- Get up and stretch throughout the day. Talk short walks when possible. Consider visiting a colleague’s desk instead of calling or emailing.
What an Active Lifestyle Does to Your Health
By living an active lifestyle, you will likely experience the following health benefits:
- Better sleep
- Better weight management
- Lower cholesterol
- An immune system boost
The WHO reports that regular and adequate levels of physical activity will also:
- Improve muscular and cardiorespiratory fitness
- Improve bone and functional health
- Reduce the risk of hypertension, coronary heart disease, stroke, diabetes, various types of cancer, and depression
- Improve balance and overall strength
When you add active items to your to-do list, physical activity is built into your day. Many of your daily chores can include physical activity, like mowing the yard or vacuuming the house. These are items many people avoid doing, and some people even hire other people to complete such tasks. However, if you take over these activities and do these chores yourself, you organically add physical activity to your day.
Consider the benefits of:
- Gardening, whether it’s a small window garden or a full backyard garden
- Actively cleaning the house
- Mowing the lawn, trimming bushes, and adding plants to the landscaping
- Playing catch with the kids or fetch with the dog
Only 21 percent of adults receive the CDC recommended amount of daily physical activity. Research continues to show that living a sedentary lifestyle decreases your physical and mental wellness. Getting off the couch improves your health and well-being. Individuals that stay active improve their lives by taking an active approach to staying healthy.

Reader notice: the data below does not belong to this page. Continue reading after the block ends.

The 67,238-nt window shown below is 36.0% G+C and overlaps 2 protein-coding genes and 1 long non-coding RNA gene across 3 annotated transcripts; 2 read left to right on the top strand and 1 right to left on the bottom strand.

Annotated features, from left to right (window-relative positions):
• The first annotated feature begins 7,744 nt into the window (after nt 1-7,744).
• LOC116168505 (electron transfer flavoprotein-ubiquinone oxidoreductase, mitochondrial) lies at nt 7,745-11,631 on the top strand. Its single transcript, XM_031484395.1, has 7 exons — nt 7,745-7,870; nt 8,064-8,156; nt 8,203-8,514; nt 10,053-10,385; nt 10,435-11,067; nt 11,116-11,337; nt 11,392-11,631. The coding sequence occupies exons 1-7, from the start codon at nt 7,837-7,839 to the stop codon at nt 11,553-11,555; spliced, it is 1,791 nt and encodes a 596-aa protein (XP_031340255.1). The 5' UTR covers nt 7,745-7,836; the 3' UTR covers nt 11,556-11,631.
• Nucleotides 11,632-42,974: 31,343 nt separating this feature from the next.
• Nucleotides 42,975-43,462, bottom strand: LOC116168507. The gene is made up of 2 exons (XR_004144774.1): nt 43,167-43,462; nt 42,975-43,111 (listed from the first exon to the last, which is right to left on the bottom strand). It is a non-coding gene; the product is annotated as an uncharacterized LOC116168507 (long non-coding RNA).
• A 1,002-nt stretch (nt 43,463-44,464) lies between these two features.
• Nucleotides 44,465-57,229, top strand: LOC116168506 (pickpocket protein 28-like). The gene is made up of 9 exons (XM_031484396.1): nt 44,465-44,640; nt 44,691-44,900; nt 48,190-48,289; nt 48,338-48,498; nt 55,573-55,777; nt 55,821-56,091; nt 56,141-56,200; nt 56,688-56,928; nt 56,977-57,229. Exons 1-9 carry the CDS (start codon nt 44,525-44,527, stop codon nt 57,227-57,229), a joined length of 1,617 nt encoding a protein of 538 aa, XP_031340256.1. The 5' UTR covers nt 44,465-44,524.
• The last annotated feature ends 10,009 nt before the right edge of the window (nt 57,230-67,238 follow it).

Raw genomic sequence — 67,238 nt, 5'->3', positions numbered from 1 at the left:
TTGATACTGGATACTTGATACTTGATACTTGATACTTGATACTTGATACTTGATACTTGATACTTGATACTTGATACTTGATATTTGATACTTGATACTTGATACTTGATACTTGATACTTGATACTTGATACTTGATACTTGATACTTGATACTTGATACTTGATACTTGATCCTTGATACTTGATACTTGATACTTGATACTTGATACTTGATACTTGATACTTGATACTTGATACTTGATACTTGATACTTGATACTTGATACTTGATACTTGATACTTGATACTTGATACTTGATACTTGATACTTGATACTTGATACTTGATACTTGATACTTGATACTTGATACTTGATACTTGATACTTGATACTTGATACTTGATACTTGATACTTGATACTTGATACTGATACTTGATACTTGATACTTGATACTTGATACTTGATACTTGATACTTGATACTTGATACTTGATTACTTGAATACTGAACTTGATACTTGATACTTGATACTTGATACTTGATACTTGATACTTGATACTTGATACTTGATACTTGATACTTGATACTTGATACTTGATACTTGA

Getting Enough Physical Activity Is Important
While the intensity of physical activity may vary based on your abilities and age, there are some general guidelines to reference. For most adults, the WHO recommends at least 150 minutes of moderate-intensity physical activity throughout the week, at least 75 minutes of vigorous activity throughout the week, or a combination of the two. Up to 300 more minutes can be added, along with muscle-strengthening activities two or more days per week. Individuals with poor mobility should still aim to perform physical activity to enhance balance and prevent falls. Consult with your doctor to guide safe exercises.
Take the First Step
Becoming more physically active doesn’t have to mean getting an expensive gym membership or hiring a personal trainer. You can start by walking more. Walk around your block, or consider heading to a nearby mall for an option that’s indoors and doesn’t involve being near any vehicles. If you want to track your steps but don’t have a tech gadget to do so, consider looking for an inexpensive pedometer. Even without one, you can rely on the number of minutes suggested above, and you should aim to take walks that total to about 150 minutes per week.
As always, your doctor can help to guide your journey to a healthier lifestyle. Discuss your plan to lower your health risk by increasing your movement. Your doctor can direct you to nutritionists, physical therapists, or trainers ready to help guide your plan.